Article scientifique au sujet des macroalgues du Saint-Laurent
Seaweeds are a conspicuous and important part of coastal ecosystems at temperate latitudes, providing food and habitat to benthic communities. Algal assemblages in the St. Lawrence marine ecosystem (Canada) are largely dominated by rockweeds (e.g., Fucus and Ascophyllum) in intertidal zones, and kelp (e.g., Alaria, Saccharina and Agarum) and coralline algae in subtidal zones. Despite the fact that harvesting and cultivation are slowly expanding, there has been relatively little work done to study their ecology. Moreover, in spite of parallels with the similar Atlantic coastal ecosystems in eastern Canada and Europe, there are striking functional differences, primarily related to 2 mechanisms of disturbance: uncontrolled herbivory by sea urchins in subtidal communities and ice scouring in intertidal communities. In many regions of the St. Lawrence marine ecosystem, these disturbance agents greatly reduce the extent of seaweed assemblages, raising concerns about the potential exploitation of seaweed stocks. Therefore, more information on the current distribution and abundance of these stocks is needed. In addition, further development of seaweed aquaculture is required to conserve stocks for their ecological services, and to provide higher quality and more dependable resources for emerging markets. This knowledge will be essential in the context of the changes caused by global warming and invasions by an increasing number of exotic species.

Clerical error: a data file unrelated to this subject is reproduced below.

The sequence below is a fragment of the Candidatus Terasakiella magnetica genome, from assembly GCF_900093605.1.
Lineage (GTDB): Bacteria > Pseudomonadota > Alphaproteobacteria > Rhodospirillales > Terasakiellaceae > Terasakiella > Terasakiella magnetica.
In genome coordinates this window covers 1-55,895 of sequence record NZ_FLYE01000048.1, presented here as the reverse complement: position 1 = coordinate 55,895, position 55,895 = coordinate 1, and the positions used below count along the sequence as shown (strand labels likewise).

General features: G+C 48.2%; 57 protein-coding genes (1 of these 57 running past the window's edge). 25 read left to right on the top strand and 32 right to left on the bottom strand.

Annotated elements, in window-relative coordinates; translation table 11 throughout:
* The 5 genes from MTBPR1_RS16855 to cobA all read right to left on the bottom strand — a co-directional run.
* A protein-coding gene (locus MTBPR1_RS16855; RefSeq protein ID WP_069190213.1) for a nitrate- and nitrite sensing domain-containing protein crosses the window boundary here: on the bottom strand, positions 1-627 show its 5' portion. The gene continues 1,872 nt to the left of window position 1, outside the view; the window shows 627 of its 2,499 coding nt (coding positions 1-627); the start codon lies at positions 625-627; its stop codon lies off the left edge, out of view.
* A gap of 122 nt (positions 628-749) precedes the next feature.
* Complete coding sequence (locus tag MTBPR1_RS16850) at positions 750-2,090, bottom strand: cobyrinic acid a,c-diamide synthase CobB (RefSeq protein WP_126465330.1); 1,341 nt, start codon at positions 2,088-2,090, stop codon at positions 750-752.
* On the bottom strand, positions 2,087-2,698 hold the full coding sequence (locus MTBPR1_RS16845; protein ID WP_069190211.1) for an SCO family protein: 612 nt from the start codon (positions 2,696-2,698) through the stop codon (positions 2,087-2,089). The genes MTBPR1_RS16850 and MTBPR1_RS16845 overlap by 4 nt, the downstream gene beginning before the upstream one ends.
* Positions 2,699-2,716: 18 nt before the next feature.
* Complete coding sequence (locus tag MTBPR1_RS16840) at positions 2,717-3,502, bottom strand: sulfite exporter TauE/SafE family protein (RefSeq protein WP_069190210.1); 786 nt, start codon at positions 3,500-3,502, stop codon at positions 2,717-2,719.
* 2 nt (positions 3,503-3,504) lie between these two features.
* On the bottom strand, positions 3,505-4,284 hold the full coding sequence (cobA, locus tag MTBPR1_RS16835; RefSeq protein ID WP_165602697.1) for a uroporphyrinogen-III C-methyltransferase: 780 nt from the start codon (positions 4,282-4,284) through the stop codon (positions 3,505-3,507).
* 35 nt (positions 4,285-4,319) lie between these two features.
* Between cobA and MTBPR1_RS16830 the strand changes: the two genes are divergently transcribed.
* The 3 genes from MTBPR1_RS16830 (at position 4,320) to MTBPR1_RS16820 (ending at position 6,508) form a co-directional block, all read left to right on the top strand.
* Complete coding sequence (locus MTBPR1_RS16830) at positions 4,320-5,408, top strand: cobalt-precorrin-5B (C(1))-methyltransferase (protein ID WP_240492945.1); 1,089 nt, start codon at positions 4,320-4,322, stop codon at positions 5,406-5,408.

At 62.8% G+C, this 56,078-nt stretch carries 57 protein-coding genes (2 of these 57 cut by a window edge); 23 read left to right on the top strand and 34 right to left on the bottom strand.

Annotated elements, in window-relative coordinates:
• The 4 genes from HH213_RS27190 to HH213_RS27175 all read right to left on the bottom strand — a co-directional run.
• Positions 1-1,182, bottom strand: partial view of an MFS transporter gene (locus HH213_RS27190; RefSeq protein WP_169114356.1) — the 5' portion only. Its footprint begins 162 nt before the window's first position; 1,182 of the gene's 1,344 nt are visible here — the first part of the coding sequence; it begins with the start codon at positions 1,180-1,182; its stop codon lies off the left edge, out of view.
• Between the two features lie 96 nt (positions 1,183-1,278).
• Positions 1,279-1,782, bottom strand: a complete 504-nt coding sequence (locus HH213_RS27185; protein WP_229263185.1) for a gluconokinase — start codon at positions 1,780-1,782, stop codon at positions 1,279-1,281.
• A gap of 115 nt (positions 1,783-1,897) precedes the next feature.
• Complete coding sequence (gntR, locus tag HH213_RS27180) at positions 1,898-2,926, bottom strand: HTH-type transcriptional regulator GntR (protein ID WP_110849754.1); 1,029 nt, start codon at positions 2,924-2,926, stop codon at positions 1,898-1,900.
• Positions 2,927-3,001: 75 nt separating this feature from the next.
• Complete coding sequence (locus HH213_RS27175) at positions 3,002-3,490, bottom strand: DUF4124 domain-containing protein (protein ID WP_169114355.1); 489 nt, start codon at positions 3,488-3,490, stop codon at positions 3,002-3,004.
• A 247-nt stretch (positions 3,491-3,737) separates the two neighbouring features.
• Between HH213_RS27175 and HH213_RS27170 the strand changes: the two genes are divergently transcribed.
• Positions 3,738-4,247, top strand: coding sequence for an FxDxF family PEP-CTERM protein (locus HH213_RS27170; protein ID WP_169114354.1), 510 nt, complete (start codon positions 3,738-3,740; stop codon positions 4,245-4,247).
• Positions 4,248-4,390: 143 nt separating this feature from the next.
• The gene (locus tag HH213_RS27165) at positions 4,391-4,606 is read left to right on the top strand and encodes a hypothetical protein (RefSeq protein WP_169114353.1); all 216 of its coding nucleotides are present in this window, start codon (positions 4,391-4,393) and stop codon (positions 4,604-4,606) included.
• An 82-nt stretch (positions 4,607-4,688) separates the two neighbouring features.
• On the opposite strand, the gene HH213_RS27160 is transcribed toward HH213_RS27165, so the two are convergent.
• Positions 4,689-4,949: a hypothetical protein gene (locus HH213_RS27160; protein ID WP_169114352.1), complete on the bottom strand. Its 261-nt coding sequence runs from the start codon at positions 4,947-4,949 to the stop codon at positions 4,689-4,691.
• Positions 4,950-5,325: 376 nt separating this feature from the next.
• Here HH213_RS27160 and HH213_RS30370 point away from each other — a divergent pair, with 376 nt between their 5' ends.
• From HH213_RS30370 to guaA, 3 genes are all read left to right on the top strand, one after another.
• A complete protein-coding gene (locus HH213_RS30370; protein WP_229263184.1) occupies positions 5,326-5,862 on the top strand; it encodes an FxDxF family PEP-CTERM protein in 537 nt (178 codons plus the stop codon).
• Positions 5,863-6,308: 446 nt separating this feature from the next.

Keywords : aquaculture, global change, ecology, St. Lawrence marine ecosystem, seaweed
Source: Le naturaliste canadien